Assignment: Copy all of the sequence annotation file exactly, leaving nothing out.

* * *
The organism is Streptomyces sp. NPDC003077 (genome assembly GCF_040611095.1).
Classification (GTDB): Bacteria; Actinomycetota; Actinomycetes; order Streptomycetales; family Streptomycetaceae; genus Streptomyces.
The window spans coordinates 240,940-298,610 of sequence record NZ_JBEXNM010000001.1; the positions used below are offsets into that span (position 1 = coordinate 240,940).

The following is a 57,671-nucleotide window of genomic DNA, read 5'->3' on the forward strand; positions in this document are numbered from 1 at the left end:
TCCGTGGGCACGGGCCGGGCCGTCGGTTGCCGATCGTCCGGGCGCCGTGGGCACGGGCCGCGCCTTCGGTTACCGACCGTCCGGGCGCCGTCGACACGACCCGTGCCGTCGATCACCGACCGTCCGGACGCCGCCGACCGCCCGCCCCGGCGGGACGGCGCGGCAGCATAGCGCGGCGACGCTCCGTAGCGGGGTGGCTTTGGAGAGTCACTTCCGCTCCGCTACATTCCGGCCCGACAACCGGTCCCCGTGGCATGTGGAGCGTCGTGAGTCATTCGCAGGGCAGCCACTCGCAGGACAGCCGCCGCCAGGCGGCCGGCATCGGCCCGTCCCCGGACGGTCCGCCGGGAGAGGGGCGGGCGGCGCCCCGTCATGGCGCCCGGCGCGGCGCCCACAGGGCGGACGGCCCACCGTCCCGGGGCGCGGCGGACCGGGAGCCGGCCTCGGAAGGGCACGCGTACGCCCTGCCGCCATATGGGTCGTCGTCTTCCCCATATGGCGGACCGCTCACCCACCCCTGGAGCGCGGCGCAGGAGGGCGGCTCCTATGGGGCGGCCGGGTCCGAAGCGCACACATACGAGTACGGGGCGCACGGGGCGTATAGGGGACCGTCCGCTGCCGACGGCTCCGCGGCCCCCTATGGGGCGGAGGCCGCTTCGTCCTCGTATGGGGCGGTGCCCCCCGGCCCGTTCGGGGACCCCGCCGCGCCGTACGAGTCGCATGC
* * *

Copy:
The organism is Streptomyces sp. NPDC003077 (genome assembly GCF_040611095.1).
Classification (GTDB): Bacteria; Actinomycetota; Actinomycetes; order Streptomycetales; family Streptomycetaceae; genus Streptomyces.
The window spans coordinates 240,940-298,610 of sequence record NZ_JBEXNM010000001.1; the positions used below are offsets into that span (position 1 = coordinate 240,940).

The following is a 57,671-nucleotide window of genomic DNA, read 5'->3' on the forward strand; positions in this document are numbered from 1 at the left end:
TCCGTGGGCACGGGCCGGGCCGTCGGTTGCCGATCGTCCGGGCGCCGTGGGCACGGGCCGCGCCTTCGGTTACCGACCGTCCGGGCGCCGTCGACACGACCCGTGCCGTCGATCACCGACCGTCCGGACGCCGCCGACCGCCCGCCCCGGCGGGACGGCGCGGCAGCATAGCGCGGCGACGCTCCGTAGCGGGGTGGCTTTGGAGAGTCACTTCCGCTCCGCTACATTCCGGCCCGACAACCGGTCCCCGTGGCATGTGGAGCGTCGTGAGTCATTCGCAGGGCAGCCACTCGCAGGACAGCCGCCGCCAGGCGGCCGGCATCGGCCCGTCCCCGGACGGTCCGCCGGGAGAGGGGCGGGCGGCGCCCCGTCATGGCGCCCGGCGCGGCGCCCACAGGGCGGACGGCCCACCGTCCCGGGGCGCGGCGGACCGGGAGCCGGCCTCGGAAGGGCACGCGTACGCCCTGCCGCCATATGGGTCGTCGTCTTCCCCATATGGCGGACCGCTCACCCACCCCTGGAGCGCGGCGCAGGAGGGCGGCTCCTATGGGGCGGCCGGGTCCGAAGCGCACACATACGAGTACGGGGCGCACGGGGCGTATAGGGGACCGTCCGCTGCCGACGGCTCCGCGGCCCCCTATGGGGCGGAGGCCGCTTCGTCCTCGTATGGGGCGGTGCCCCCCGGCCCGTTCGGGGACCCCGCCGCGCCGTACGAGTCGCATGC